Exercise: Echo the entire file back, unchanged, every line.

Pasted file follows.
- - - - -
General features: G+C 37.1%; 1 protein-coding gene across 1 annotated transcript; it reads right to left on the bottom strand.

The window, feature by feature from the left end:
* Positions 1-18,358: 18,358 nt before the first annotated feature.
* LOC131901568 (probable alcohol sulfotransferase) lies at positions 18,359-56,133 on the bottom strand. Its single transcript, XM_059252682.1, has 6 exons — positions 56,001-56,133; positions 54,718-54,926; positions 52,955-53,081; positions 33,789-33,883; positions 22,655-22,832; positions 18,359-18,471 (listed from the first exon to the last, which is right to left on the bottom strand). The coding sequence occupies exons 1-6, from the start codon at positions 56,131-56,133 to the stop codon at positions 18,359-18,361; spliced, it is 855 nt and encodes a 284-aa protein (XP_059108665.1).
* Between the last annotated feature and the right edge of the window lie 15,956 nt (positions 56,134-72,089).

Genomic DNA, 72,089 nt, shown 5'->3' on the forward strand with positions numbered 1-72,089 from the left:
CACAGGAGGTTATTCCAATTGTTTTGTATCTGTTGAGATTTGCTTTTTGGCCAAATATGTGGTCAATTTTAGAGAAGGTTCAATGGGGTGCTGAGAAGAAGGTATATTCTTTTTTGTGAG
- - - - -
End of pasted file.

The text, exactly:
General features: G+C 37.1%; 1 protein-coding gene across 1 annotated transcript; it reads right to left on the bottom strand.

The window, feature by feature from the left end:
* Positions 1-18,358: 18,358 nt before the first annotated feature.
* LOC131901568 (probable alcohol sulfotransferase) lies at positions 18,359-56,133 on the bottom strand. Its single transcript, XM_059252682.1, has 6 exons — positions 56,001-56,133; positions 54,718-54,926; positions 52,955-53,081; positions 33,789-33,883; positions 22,655-22,832; positions 18,359-18,471 (listed from the first exon to the last, which is right to left on the bottom strand). The coding sequence occupies exons 1-6, from the start codon at positions 56,131-56,133 to the stop codon at positions 18,359-18,361; spliced, it is 855 nt and encodes a 284-aa protein (XP_059108665.1).
* Between the last annotated feature and the right edge of the window lie 15,956 nt (positions 56,134-72,089).

Genomic DNA, 72,089 nt, shown 5'->3' on the forward strand with positions numbered 1-72,089 from the left:
CACAGGAGGTTATTCCAATTGTTTTGTATCTGTTGAGATTTGCTTTTTGGCCAAATATGTGGTCAATTTTAGAGAAGGTTCAATGGGGTGCTGAGAAGAAGGTATATTCTTTTTTGTGAG